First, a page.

Page:Convocation Addresses of the Universities of Bombay and Madras.djvu/248

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233
1890.—Rev. D. Mackichan.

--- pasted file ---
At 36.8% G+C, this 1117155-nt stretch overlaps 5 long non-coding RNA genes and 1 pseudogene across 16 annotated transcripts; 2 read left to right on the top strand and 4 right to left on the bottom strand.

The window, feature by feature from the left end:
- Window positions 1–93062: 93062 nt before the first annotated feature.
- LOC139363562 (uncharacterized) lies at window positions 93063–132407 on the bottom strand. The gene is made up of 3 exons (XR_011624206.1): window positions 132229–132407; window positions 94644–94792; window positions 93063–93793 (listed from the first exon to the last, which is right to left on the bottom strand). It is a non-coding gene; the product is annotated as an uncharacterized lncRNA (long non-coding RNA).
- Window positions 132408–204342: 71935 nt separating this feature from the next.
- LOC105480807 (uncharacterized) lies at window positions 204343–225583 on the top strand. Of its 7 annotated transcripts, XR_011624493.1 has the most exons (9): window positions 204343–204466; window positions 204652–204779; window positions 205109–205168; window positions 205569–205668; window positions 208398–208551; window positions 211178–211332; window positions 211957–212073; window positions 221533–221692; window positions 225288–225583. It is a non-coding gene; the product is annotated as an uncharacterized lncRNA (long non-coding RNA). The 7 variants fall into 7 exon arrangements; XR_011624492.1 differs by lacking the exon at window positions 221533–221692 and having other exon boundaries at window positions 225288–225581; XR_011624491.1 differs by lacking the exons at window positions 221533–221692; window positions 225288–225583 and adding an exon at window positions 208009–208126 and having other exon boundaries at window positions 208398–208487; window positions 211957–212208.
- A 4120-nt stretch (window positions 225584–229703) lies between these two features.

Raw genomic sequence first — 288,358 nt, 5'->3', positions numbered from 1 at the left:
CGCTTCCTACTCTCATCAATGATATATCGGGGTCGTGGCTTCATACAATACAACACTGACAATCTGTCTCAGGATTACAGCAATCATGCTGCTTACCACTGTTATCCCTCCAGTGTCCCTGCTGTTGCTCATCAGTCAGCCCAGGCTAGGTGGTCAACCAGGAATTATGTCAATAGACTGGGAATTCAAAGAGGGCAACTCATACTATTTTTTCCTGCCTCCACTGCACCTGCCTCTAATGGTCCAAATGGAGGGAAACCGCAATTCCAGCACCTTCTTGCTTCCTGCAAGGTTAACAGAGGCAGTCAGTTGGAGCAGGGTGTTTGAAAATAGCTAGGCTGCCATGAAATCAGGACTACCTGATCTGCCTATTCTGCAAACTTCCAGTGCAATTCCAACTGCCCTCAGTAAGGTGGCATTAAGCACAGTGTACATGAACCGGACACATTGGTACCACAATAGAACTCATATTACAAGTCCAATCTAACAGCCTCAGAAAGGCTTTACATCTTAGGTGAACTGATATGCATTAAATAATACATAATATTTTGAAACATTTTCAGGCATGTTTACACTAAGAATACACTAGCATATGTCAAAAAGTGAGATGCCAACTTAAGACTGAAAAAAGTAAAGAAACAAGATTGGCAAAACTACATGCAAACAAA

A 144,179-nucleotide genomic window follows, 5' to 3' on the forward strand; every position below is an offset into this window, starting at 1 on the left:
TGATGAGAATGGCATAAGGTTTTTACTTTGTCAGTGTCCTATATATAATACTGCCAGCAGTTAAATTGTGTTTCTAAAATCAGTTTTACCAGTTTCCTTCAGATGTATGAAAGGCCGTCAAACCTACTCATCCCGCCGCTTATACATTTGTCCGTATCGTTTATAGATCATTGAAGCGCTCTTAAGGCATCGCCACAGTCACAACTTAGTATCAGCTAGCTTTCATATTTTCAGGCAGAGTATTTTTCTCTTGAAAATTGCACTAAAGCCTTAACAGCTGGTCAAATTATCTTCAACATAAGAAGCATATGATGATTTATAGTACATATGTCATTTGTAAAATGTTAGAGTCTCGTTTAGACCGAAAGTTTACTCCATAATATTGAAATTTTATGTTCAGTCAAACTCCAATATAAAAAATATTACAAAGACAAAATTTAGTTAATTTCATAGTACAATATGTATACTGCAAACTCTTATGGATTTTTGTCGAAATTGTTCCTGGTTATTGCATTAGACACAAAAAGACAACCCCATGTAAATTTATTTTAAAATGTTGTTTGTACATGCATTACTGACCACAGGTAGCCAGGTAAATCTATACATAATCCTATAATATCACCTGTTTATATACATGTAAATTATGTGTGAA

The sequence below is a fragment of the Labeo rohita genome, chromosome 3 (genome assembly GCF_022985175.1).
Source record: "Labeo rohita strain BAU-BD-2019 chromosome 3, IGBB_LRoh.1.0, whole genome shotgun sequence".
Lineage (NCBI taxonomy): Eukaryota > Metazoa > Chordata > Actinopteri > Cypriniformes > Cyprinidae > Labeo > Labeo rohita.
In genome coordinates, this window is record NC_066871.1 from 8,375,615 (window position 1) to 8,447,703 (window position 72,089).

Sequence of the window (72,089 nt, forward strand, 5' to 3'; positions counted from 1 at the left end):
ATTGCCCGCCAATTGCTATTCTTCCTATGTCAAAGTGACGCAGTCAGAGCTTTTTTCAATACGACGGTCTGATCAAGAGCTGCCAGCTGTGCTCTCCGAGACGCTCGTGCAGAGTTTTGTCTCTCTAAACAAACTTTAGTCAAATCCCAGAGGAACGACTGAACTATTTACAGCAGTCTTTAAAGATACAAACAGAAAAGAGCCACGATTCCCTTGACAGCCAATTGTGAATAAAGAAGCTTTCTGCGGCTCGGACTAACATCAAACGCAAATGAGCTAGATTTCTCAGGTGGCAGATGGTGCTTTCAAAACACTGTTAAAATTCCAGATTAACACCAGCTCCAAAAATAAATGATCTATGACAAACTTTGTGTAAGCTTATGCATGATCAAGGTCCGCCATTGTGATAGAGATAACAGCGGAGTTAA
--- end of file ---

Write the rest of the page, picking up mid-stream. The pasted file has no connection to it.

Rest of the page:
tion is in its infancy, and while it is impossible to predict the course of its future growth it is interesting to note such indications as it has already given of its fitness to accomplish the end contemplated in its institution. Already 145 candidates out of more than 500 have passed this examination, and the number of candidates for Matriculation has shown a corresponding diminution. I have made inquiries regarding the attainments of those who have selected this course, and find that it has attracted from the older examination not the weak and hopeless, but many of marked ability. The standard of examination has not been lowered. On the contrary, by our selection of experienced examiners and by the standard which we have fixed, we have made it clear that this is not to be regarded as an inferior examination, but one in which a high attainment is to be demanded. It has so far answered our first expectations that it has supplied a proper terminus to the scholastic course of a number of our youths, whose circumstances might have rendered the further career to which the Matriculation Examination might have allured them one of perhaps hopeless struggle with overpowering difficulty. Far be it from me to ward off from a career of self-denying study those who feel within them an impulse which stirs them to such noble effort. The Universities of my own country are a perpetual witness to the existence of this impulse in many of the noble poor; but it behoves us to see that we do not by influences, which are independent of the existence of any such impulse, produce a state of things which may prove injurious to the community as a whole, and detrimental to the interests of that higher education of which we are the custodians. The danger to which I allude has been felt in other lands, and in more ancient seats of learning, notably in Germany, where the problem of adjusting the position of the Realschulen with reference to the Gymnasien arose in great measure from a consciousness of the same difficulty which we have sought to meet by these tentative reforms which have already, in some limited degree at least, fulfilled their promise. And now we must look for the fulfilment of another expectation. The change referred to was undertaken in the interests not only of those who had another than an academical future before them, but also of those who were destined for a University career. The conviction has been growing that a University education cannot be turned to advantage by all who arrive at that standard of education, which was wont to be determined by the Matriculation Examination, and that if the door of exit from the school was also the door of admission to the University, many might be misled into paths which they could never follow with advantage or success. It has also been accepted